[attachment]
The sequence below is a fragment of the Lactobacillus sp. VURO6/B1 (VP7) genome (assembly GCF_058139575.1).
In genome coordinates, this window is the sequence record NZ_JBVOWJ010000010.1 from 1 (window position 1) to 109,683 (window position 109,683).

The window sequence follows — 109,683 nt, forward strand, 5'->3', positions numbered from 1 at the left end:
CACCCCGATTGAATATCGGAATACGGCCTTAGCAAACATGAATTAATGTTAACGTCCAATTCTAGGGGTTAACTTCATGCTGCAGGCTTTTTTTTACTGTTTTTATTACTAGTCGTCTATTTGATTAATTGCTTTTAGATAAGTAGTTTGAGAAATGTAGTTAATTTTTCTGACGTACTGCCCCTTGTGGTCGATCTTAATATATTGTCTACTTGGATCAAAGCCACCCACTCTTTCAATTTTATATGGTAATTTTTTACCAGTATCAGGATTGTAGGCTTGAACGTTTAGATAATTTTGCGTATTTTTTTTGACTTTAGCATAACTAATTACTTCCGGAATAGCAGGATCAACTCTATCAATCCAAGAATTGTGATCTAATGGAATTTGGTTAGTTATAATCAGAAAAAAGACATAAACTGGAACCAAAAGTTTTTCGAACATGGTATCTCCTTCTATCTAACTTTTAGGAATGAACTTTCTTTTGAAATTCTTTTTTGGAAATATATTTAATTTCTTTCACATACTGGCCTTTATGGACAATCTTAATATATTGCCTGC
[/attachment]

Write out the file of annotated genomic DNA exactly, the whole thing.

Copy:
The sequence below is a fragment of the Lactobacillus sp. VURO6/B1 (VP7) genome (assembly GCF_058139575.1).
In genome coordinates, this window is the sequence record NZ_JBVOWJ010000010.1 from 1 (window position 1) to 109,683 (window position 109,683).

The window sequence follows — 109,683 nt, forward strand, 5'->3', positions numbered from 1 at the left end:
CACCCCGATTGAATATCGGAATACGGCCTTAGCAAACATGAATTAATGTTAACGTCCAATTCTAGGGGTTAACTTCATGCTGCAGGCTTTTTTTTACTGTTTTTATTACTAGTCGTCTATTTGATTAATTGCTTTTAGATAAGTAGTTTGAGAAATGTAGTTAATTTTTCTGACGTACTGCCCCTTGTGGTCGATCTTAATATATTGTCTACTTGGATCAAAGCCACCCACTCTTTCAATTTTATATGGTAATTTTTTACCAGTATCAGGATTGTAGGCTTGAACGTTTAGATAATTTTGCGTATTTTTTTTGACTTTAGCATAACTAATTACTTCCGGAATAGCAGGATCAACTCTATCAATCCAAGAATTGTGATCTAATGGAATTTGGTTAGTTATAATCAGAAAAAAGACATAAACTGGAACCAAAAGTTTTTCGAACATGGTATCTCCTTCTATCTAACTTTTAGGAATGAACTTTCTTTTGAAATTCTTTTTTGGAAATATATTTAATTTCTTTCACATACTGGCCTTTATGGACAATCTTAATATATTGCCTGC